There’s never any doubt when you need emergency medical care after a car injury. But the most common injuries often begin as an ache or cause delayed symptoms, lulling you into believing you’re in good shape despite having a neck or back injury.
The skilled physicians at Alliance Spine Associates specialize in diagnosing spine problems after an auto accident and providing treatments that minimize your pain and may help prevent complications. Here, they explain four of the most common auto accident injuries.
Whiplash occurs when your neck (cervical spine) quickly snaps back-and-forth or side-to-side. This happens when the force of a collision makes your head hyperextend in one direction and then immediately reverse and move in the opposite direction.
The movement forces the ligaments and muscles to stretch too far and/or tear. The tissues also become inflamed, and you may have muscle spasms. A severe whiplash injury could also damage the cervical nerves, vertebrae, and discs.
Whiplash symptoms include:
When treating whiplash, we begin with the most appropriate conservative therapies. Your treatment may include anti-inflammatory medications, rest, gentle stretching, and physical therapy.
If your pain doesn’t improve, we may recommend interventional treatments, such as:
If you have damage to the vertebrae or discs, you may need minimally invasive spine surgery to repair the underlying condition.
After whiplash, lower back pain is one of the most common problems after an auto accident. When you’re in an accident, the impact sends your body in motion. That movement doesn’t stop until you hit something, like an airbag, seat belt, steering wheel, or window.
The movement causes lower back injuries similar to a whiplash. You may end up with pulled muscles or ligaments, pinched nerves, herniated discs, or a slipped vertebrae.
In addition to back pain, a pinched nerve may cause numbness, tingling, or burning in your legs. Your treatment for low back pain is essentially the same as a whiplash injury.
Auto accidents cause nearly half of all spine fractures. The primary symptoms of a traumatic spine fracture are pain and limited mobility.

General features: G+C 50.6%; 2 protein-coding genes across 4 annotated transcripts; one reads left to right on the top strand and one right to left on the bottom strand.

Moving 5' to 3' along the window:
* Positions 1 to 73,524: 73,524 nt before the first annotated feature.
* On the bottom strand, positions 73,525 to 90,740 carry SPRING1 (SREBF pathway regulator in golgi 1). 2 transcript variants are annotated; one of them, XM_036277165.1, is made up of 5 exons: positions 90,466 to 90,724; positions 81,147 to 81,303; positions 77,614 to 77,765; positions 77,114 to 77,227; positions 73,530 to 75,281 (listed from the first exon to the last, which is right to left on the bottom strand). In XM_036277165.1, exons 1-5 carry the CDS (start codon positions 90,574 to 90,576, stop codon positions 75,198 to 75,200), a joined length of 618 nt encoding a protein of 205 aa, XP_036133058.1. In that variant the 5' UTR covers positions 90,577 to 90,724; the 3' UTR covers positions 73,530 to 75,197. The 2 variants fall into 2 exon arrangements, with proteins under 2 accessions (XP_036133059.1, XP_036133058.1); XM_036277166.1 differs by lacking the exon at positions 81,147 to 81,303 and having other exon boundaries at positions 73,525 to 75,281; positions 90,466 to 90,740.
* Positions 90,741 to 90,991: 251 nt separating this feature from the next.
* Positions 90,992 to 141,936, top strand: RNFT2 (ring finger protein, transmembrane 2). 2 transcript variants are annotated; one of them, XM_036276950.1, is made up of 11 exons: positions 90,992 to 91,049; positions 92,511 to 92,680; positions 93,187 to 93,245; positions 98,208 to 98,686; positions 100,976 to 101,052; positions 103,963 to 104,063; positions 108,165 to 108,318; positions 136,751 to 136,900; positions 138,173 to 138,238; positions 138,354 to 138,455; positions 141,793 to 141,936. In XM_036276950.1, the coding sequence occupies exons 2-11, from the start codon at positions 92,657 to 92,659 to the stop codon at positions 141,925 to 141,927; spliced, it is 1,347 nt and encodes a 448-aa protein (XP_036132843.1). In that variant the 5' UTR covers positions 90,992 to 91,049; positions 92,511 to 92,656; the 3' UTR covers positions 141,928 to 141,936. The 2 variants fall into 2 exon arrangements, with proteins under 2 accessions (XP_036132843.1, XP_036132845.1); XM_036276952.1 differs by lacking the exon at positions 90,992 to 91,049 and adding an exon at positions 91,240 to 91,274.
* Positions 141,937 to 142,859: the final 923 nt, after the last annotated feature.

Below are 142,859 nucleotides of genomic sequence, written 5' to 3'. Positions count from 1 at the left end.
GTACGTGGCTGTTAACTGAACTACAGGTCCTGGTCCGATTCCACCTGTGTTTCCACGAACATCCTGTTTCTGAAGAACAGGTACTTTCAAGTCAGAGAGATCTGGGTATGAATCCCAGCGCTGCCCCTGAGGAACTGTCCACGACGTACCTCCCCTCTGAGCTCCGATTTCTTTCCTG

Stable spine fractures (the vertebrae are still in alignment) without nerve damage are usually treated with bracing to immobilize the spine while it heals.
If your spine is unstable or the nerves are damaged, you need surgery to put the vertebrae back in place and restore spinal stability. Surgery typically requires a spinal fusion with the placement of hardware like rods, plates, and pedicle screws.
Traumatic brain injuries (TBIs) range from mild (a concussion) to severe. We screen for concussions because they often occur during a whiplash when the sudden head movement makes your brain hit against the skull.
Even though concussions are considered to be mild injuries, the trauma can bruise your brain, damage the nerves, and affect brain function.
Moderate to severe TBIs may cause a skull fracture and serious or life-threatening injuries, including brain bruising, bleeding in and around the brain, damaged nerves, and a fluid buildup (hydrocephalus).
Symptoms of a TBI include:
People seldom lose consciousness due to a concussion. By comparison, moderate to severe brain injuries typically cause loss of consciousness.
Rest is the main treatment for a concussion. You need to limit or avoid physical and mental activities to give your brain time to heal and prevent a second concussion. Treatment for moderate to severe TBIs requires hospitalization.
It’s important to schedule a consultation and have a thorough neck, back, and head evaluation as soon as possible — whether or not you have symptoms.
Whiplash, back injuries, and concussions may not cause symptoms for a few hours or days. We can identify any problems and start treatment that may lessen or prevent pain and get you on the road to recovery sooner.
We have extensive experience treating neck and back injuries caused by auto accidents. Call Alliance Spine Associates or request an appointment online right after an auto accident.